Facebook has joined the board of the OpenID Foundation and will host an OpenID Design Summit later this month, according to a post on the social network's developer blog.
This is a bit of a surprise because Facebook has developed its own universal log-in standard, Facebook Connect, which theoretically competes with the nonprofit OpenID standard. It should be noted that Facebook has not yet announced any official plans to make the two compatible, and that just joining the board and hosting an event might not quell the criticism from open-source advocates who say Facebook is still too proprietary in its nature.
Engineer Luke Shepard will be Facebook's representative on the OpenID Foundation board, a corresponding post on the OpenID blog explained, adding that Shepard has been "a huge internal advocate for OpenID" at Facebook. The board also consists of members from Google, IBM, Microsoft, PayPal, VeriSign, and Yahoo as well as seven elected "community" members. Many of the corporate board members joined about a year ago; OpenID creator Brad Fitzpatrick is now employed by Google and has helped to build its OpenSocial developer platform standard.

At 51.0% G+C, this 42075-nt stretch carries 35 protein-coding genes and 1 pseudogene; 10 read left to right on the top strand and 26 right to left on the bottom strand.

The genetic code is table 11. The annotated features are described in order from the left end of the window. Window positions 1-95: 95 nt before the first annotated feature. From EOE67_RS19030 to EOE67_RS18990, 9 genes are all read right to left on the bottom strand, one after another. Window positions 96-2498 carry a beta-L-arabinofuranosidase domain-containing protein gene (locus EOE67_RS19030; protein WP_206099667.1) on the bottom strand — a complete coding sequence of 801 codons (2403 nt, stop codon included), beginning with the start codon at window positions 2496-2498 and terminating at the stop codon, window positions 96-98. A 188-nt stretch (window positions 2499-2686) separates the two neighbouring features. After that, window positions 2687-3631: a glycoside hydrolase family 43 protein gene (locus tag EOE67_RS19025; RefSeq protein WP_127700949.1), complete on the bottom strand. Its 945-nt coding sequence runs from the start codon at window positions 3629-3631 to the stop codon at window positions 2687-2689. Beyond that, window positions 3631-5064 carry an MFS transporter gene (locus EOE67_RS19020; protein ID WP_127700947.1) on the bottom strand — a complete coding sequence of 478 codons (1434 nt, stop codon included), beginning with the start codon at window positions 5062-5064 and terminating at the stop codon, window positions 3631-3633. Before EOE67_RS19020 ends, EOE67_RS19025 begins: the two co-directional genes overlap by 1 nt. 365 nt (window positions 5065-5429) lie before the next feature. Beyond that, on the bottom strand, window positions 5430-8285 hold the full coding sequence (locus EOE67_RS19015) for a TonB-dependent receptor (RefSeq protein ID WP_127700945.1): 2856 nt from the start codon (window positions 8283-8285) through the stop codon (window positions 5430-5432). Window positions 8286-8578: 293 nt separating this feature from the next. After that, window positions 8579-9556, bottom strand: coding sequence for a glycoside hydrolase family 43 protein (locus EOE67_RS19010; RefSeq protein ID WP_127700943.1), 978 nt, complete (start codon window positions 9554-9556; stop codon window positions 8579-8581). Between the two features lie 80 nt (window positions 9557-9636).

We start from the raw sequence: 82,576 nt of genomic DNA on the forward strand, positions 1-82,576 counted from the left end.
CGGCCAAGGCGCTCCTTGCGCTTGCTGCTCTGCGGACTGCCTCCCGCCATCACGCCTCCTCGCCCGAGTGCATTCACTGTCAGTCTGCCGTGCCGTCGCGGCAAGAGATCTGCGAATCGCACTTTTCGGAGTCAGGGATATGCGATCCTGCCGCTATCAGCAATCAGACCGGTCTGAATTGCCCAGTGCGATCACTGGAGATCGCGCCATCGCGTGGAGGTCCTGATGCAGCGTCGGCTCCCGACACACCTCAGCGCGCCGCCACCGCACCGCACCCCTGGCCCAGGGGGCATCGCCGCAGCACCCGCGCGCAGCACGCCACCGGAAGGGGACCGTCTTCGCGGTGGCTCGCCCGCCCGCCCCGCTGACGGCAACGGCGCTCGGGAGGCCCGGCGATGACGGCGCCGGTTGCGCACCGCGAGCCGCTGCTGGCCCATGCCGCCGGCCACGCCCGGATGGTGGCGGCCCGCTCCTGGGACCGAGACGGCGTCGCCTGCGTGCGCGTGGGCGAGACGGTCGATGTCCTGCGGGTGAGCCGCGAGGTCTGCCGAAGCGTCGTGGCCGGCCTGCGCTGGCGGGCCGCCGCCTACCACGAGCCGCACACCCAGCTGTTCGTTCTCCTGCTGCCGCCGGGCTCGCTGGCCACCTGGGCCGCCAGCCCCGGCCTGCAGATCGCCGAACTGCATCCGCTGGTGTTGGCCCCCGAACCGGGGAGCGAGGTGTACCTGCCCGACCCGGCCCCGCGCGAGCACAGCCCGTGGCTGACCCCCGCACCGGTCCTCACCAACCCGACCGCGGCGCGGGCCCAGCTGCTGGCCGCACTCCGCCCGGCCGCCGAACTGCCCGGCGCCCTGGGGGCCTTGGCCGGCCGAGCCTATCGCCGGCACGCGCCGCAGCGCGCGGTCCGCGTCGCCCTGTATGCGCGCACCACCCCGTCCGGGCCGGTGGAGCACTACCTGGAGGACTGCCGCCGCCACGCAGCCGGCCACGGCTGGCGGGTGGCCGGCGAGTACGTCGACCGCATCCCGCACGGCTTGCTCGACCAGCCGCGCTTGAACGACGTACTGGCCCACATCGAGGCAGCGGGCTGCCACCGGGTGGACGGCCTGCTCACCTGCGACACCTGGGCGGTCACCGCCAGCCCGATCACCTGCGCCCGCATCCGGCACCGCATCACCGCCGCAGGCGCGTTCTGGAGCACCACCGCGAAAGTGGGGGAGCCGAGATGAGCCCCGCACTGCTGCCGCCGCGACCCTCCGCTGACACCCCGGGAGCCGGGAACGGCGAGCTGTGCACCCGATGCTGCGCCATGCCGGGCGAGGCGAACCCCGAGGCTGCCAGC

"Given the popularity and positive user experience of Facebook Connect, we look forward to Facebook working within the community to improve OpenID's usability and reach," the post by David Recordon and Chris Messina read.
Facebook's blog post, written by engineering VP Mike Schroepfer, expressed similar goals. "It is our hope that we can take the success of Facebook Connect and work together with the community to build easy-to-use, safe, open and secure distributed identity frameworks for use across the Web," Schroepfer wrote.
Facebook made a significant portion of its developer platform code open-source last summer.